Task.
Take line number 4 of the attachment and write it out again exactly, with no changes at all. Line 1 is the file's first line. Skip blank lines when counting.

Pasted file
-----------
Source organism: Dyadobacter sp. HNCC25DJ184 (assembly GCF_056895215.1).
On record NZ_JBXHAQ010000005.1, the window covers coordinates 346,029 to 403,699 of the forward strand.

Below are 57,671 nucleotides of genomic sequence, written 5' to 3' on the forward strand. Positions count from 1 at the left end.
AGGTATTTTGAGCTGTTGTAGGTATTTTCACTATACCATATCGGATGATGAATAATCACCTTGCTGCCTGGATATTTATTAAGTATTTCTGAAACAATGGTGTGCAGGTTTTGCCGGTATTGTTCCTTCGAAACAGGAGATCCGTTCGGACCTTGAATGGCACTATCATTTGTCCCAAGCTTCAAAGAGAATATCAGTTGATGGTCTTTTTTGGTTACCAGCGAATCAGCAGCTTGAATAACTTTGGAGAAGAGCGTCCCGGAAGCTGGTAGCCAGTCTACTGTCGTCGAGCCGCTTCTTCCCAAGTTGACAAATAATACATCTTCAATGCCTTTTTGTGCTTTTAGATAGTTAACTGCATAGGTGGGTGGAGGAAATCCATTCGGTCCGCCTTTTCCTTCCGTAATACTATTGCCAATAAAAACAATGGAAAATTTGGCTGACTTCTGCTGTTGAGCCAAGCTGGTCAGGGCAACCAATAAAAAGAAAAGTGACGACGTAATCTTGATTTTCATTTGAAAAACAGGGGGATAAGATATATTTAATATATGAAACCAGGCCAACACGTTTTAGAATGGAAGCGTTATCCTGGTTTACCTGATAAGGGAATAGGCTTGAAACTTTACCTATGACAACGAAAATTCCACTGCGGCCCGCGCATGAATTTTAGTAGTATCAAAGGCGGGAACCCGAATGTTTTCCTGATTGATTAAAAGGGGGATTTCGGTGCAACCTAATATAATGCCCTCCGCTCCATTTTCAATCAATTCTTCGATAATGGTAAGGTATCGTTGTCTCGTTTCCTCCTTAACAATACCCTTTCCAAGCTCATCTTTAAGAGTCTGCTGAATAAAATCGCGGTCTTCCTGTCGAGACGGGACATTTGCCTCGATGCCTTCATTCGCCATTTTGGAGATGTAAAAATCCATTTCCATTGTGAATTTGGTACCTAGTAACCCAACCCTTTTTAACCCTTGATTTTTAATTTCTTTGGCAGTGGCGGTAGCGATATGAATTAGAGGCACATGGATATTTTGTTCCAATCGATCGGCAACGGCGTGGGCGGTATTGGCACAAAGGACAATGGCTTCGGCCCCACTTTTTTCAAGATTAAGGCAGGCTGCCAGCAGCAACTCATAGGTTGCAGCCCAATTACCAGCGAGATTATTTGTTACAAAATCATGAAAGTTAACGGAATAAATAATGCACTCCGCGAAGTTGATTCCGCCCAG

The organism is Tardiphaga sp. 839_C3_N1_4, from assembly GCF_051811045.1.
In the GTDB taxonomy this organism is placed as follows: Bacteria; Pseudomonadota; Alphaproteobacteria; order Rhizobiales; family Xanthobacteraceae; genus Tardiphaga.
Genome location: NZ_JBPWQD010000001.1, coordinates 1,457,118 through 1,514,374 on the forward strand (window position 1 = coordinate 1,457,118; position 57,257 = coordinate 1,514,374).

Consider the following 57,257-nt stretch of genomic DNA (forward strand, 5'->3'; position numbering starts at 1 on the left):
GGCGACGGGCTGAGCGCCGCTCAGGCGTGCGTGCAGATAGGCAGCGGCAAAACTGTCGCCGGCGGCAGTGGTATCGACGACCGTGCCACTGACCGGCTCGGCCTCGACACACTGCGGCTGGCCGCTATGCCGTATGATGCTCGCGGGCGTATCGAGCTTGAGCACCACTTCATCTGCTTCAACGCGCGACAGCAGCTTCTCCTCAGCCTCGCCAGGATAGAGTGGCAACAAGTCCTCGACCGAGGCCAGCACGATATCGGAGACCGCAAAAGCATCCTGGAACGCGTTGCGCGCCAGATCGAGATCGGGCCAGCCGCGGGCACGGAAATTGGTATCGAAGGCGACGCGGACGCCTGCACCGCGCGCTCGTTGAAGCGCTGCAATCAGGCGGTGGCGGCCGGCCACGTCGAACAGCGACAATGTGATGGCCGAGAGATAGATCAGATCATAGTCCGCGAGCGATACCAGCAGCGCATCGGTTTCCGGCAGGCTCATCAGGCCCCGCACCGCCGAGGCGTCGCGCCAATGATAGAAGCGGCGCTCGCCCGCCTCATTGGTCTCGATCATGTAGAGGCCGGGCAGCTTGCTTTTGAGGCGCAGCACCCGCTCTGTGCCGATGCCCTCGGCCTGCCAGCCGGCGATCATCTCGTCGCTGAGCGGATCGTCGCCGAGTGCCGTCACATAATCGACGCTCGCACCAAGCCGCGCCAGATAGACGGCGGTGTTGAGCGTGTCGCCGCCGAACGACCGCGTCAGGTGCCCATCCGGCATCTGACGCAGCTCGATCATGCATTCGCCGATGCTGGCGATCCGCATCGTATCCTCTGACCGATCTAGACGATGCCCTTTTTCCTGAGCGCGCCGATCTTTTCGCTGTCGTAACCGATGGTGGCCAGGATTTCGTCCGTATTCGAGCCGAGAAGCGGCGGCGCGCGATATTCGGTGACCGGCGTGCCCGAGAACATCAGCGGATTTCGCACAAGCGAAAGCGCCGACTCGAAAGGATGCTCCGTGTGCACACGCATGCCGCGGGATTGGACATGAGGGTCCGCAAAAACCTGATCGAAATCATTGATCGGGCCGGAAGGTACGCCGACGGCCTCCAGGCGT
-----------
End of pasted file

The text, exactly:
AGGTATTTTGAGCTGTTGTAGGTATTTTCACTATACCATATCGGATGATGAATAATCACCTTGCTGCCTGGATATTTATTAAGTATTTCTGAAACAATGGTGTGCAGGTTTTGCCGGTATTGTTCCTTCGAAACAGGAGATCCGTTCGGACCTTGAATGGCACTATCATTTGTCCCAAGCTTCAAAGAGAATATCAGTTGATGGTCTTTTTTGGTTACCAGCGAATCAGCAGCTTGAATAACTTTGGAGAAGAGCGTCCCGGAAGCTGGTAGCCAGTCTACTGTCGTCGAGCCGCTTCTTCCCAAGTTGACAAATAATACATCTTCAATGCCTTTTTGTGCTTTTAGATAGTTAACTGCATAGGTGGGTGGAGGAAATCCATTCGGTCCGCCTTTTCCTTCCGTAATACTATTGCCAATAAAAACAATGGAAAATTTGGCTGACTTCTGCTGTTGAGCCAAGCTGGTCAGGGCAACCAATAAAAAGAAAAGTGACGACGTAATCTTGATTTTCATTTGAAAAACAGGGGGATAAGATATATTTAATATATGAAACCAGGCCAACACGTTTTAGAATGGAAGCGTTATCCTGGTTTACCTGATAAGGGAATAGGCTTGAAACTTTACCTATGACAACGAAAATTCCACTGCGGCCCGCGCATGAATTTTAGTAGTATCAAAGGCGGGAACCCGAATGTTTTCCTGATTGATTAAAAGGGGGATTTCGGTGCAACCTAATATAATGCCCTCCGCTCCATTTTCAATCAATTCTTCGATAATGGTAAGGTATCGTTGTCTCGTTTCCTCCTTAACAATACCCTTTCCAAGCTCATCTTTAAGAGTCTGCTGAATAAAATCGCGGTCTTCCTGTCGAGACGGGACATTTGCCTCGATGCCTTCATTCGCCATTTTGGAGATGTAAAAATCCATTTCCATTGTGAATTTGGTACCTAGTAACCCAACCCTTTTTAACCCTTGATTTTTAATTTCTTTGGCAGTGGCGGTAGCGATATGAATTAGAGGCACATGGATATTTTGTTCCAATCGATCGGCAACGGCGTGGGCGGTATTGGCACAAAGGACAATGGCTTCGGCCCCACTTTTTTCAAGATTAAGGCAGGCTGCCAGCAGCAACTCATAGGTTGCAGCCCAATTACCAGCGAGATTATTTGTTACAAAATCATGAAAGTTAACGGAATAAATAATGCACTCCGCGAAGTTGATTCCGCCCAG